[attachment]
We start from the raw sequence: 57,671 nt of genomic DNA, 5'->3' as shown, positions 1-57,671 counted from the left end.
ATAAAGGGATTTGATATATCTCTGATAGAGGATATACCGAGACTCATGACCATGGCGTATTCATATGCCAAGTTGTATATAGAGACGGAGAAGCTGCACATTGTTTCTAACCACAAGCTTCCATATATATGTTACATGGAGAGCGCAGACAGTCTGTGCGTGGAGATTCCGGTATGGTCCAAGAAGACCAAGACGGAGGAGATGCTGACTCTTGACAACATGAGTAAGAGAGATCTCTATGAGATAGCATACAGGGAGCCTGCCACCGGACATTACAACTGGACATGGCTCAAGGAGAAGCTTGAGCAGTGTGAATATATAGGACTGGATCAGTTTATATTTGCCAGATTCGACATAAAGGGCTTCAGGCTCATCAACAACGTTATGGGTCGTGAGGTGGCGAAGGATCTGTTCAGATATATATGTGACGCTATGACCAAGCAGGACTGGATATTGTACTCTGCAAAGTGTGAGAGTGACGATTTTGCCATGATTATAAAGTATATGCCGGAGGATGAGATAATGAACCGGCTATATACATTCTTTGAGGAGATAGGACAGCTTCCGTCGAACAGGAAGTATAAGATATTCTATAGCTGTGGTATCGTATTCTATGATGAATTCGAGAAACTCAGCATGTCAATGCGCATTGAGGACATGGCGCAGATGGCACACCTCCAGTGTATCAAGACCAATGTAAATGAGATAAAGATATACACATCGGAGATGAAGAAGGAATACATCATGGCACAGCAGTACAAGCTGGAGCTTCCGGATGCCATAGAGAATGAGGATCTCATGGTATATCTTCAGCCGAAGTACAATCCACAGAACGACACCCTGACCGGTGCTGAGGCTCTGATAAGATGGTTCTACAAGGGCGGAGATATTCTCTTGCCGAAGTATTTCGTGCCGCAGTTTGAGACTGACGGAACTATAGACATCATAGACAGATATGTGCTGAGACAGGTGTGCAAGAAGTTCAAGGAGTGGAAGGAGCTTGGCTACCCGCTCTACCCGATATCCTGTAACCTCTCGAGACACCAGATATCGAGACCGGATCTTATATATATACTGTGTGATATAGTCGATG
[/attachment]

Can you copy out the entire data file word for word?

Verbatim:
We start from the raw sequence: 57,671 nt of genomic DNA, 5'->3' as shown, positions 1-57,671 counted from the left end.
ATAAAGGGATTTGATATATCTCTGATAGAGGATATACCGAGACTCATGACCATGGCGTATTCATATGCCAAGTTGTATATAGAGACGGAGAAGCTGCACATTGTTTCTAACCACAAGCTTCCATATATATGTTACATGGAGAGCGCAGACAGTCTGTGCGTGGAGATTCCGGTATGGTCCAAGAAGACCAAGACGGAGGAGATGCTGACTCTTGACAACATGAGTAAGAGAGATCTCTATGAGATAGCATACAGGGAGCCTGCCACCGGACATTACAACTGGACATGGCTCAAGGAGAAGCTTGAGCAGTGTGAATATATAGGACTGGATCAGTTTATATTTGCCAGATTCGACATAAAGGGCTTCAGGCTCATCAACAACGTTATGGGTCGTGAGGTGGCGAAGGATCTGTTCAGATATATATGTGACGCTATGACCAAGCAGGACTGGATATTGTACTCTGCAAAGTGTGAGAGTGACGATTTTGCCATGATTATAAAGTATATGCCGGAGGATGAGATAATGAACCGGCTATATACATTCTTTGAGGAGATAGGACAGCTTCCGTCGAACAGGAAGTATAAGATATTCTATAGCTGTGGTATCGTATTCTATGATGAATTCGAGAAACTCAGCATGTCAATGCGCATTGAGGACATGGCGCAGATGGCACACCTCCAGTGTATCAAGACCAATGTAAATGAGATAAAGATATACACATCGGAGATGAAGAAGGAATACATCATGGCACAGCAGTACAAGCTGGAGCTTCCGGATGCCATAGAGAATGAGGATCTCATGGTATATCTTCAGCCGAAGTACAATCCACAGAACGACACCCTGACCGGTGCTGAGGCTCTGATAAGATGGTTCTACAAGGGCGGAGATATTCTCTTGCCGAAGTATTTCGTGCCGCAGTTTGAGACTGACGGAACTATAGACATCATAGACAGATATGTGCTGAGACAGGTGTGCAAGAAGTTCAAGGAGTGGAAGGAGCTTGGCTACCCGCTCTACCCGATATCCTGTAACCTCTCGAGACACCAGATATCGAGACCGGATCTTATATATATACTGTGTGATATAGTCGATG